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The Quarry

The cliffs rose fifty feet above the clear water,

and nestled at the bottom, fifty feet below,

were the caverns of sunken school buses.

Inside the hull the high school girls peeled off their underwear,

floating balloons of their sex, hair between their legs

like rapid-coils of a bomb in the current.

From the cliffs, the boys leapt into the sky, their voices ricocheted

and clapped against the stone in a clatter of wingbeats,

frenzied flight as they fell, or were they flying?

Those boys, half-naked

in the sunlight were like gods, are like gods now. I watch them at this distance,

their feints and side-steps

and hooks as they sparred, bare feet on the warm rock.

Some of them would still want to fuck,

but what I liked is how they seemed to me oblivious to their sex

in a way that girls weren’t allowed to be. The boys were bodies

of pure delight, a buzzing heat in the fiber and chord

of their nerves that I was barred from. No dichotomy in them,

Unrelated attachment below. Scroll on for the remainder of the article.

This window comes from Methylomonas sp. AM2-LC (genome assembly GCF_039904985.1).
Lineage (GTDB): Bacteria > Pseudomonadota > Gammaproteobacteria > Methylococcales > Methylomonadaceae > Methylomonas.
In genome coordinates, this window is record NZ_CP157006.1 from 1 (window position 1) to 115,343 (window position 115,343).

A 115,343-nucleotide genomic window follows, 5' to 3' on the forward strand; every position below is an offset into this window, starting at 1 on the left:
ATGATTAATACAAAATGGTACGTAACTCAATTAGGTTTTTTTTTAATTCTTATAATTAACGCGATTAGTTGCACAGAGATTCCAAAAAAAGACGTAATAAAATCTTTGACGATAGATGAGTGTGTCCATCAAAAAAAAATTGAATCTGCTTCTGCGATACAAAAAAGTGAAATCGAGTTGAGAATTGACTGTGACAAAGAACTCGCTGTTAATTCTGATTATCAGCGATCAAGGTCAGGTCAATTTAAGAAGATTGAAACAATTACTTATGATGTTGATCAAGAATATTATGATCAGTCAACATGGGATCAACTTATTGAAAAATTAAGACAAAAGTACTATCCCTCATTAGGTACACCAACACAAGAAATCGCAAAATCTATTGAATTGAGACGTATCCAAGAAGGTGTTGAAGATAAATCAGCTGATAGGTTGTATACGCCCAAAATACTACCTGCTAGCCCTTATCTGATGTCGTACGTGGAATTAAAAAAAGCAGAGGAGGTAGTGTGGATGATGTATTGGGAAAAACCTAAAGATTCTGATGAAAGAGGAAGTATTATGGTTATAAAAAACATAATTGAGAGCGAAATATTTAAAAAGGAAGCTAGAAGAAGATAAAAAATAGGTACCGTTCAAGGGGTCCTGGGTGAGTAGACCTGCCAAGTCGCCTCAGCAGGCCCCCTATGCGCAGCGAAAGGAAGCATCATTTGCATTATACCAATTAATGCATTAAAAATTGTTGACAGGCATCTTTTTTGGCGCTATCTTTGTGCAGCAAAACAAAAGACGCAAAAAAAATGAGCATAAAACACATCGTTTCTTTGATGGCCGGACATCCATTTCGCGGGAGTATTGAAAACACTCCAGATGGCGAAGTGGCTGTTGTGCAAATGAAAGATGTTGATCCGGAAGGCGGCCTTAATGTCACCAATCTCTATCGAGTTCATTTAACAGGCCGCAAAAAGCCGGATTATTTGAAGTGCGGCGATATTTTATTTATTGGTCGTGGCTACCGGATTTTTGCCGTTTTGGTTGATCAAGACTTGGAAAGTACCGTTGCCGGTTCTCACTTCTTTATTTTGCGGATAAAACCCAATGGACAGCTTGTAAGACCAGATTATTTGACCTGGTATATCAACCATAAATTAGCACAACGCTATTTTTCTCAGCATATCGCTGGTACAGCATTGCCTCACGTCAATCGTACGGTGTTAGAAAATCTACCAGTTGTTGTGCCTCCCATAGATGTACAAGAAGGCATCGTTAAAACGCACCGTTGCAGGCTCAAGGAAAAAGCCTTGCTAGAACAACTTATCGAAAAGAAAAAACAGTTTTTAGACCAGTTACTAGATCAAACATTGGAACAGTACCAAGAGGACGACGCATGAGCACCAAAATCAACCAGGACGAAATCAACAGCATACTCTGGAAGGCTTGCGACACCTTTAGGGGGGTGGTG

more than lust, an inhabitation that is perfectly at home

in its leap and thrust.

At fifteen I wanted to be them. I want to be them now.

The boy of myself, leaping over the edge.

I watch them plunge down

and then rise like a bullet,

breaking back up into air, breathless as methamphetamine,

a rush of wind in the magnolias, in the locusts,

racines of white flowers and fragrance, the boys, the boys

swinging like a pendulum in the blooms

back to the beginning, the source

of abandonment, their laughing, flung joy.

Stepping into the boyhood of my girlhood

a double barreled shotgun of myself, and shot.

I said I could stiffen you in two seconds

and he said, Stiffen this.

from ThrustFind it in the library

Copyright © Persea Books 2017
Used with the permission of The Permissions Company, Inc.
on behalf of Persea Books.

Published in Heather Derr-Smith Poems

This program is supported in part by a grant from the Idaho Humanities Council, a State-based program of the National Endowment for the Humanities.

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